The contract, worth $210 million, will see 210 Bombardier Aerospace employees move over to CGI starting Sept. 8. A third of those employees are currently located in Toronto, the remainder in Montreal, according to CGI spokesperson Eileen Murphy.
“”We announced a few months ago that we were entering into a phase where we were looking for cost reduction opportunities as well as efficiency gains,”” said Bombardier Aerospace spokesperson Lise St-Arnaud. “”Basically, what we’re looking at is focusing on our core businesses, which is obviously manufacturing aircraft.””
Bombardier announced its repcapitalization program in April of this year and has since divested itself of a unit of its defence services, its recreational products and sold Belfast City Airport to Ferrovial of Spain, for $77.7 million.
Murphy pegged the transition time over to CGI at approximately one month. She added that some of Bombardier Aerospace’s IT equipment may be moved into CGI’s data centre facilities, but the details haven’t been completely ironed out yet.
“”What’s going to happen with the data centre . . . that’s going to be decided in a transition period. But their people will be taking care of it, that’s for sure,”” said St-Arnaud.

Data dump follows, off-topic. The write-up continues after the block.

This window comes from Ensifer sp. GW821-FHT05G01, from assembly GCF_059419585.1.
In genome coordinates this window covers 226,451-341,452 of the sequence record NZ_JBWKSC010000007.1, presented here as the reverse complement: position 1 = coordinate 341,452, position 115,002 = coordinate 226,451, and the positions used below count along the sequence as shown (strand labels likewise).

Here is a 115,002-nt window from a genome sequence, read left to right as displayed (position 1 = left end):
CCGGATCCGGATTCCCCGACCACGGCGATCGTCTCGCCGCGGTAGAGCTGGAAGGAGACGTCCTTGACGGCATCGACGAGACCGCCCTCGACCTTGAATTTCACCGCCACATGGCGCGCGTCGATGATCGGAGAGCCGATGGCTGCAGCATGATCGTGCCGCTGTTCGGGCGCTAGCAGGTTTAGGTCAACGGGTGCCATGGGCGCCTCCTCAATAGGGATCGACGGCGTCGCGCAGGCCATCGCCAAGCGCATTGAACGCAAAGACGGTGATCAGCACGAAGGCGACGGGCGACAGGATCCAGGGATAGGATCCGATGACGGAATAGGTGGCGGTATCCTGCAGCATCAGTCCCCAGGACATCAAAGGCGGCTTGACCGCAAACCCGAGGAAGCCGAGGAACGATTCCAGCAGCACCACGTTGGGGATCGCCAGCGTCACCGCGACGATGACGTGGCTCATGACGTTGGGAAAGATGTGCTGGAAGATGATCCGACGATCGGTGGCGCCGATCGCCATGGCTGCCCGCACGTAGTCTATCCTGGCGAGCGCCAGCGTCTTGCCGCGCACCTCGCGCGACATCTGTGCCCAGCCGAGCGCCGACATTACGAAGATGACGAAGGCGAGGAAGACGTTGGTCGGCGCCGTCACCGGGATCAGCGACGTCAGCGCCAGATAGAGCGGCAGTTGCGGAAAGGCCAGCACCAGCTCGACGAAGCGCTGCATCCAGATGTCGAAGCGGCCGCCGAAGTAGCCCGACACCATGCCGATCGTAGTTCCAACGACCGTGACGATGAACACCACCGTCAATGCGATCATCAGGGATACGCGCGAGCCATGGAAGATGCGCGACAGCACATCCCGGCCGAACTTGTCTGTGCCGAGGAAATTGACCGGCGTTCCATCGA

The number of people that will remain in-house, but as CGI employees, has also yet to be determined, but that will be decided as e job requirements necessitate, said St-Arnaud.
The transition should be relatively smooth, she added, since the people that currently look after Bombardier Aerospace’s IT will continue to — albeit as CGI employees. “”The same people will be providing the same services. There’s no loss of expertise with this contract,”” she said.
Bombardier Aerospace already has a short history of working with CGI. The Montreal-based outsourcing company has been taking care of its legacy applications, but the deal was so small it didn’t merit a public announcement, said Murphy. She pegged the size of that contract at a few million dollars.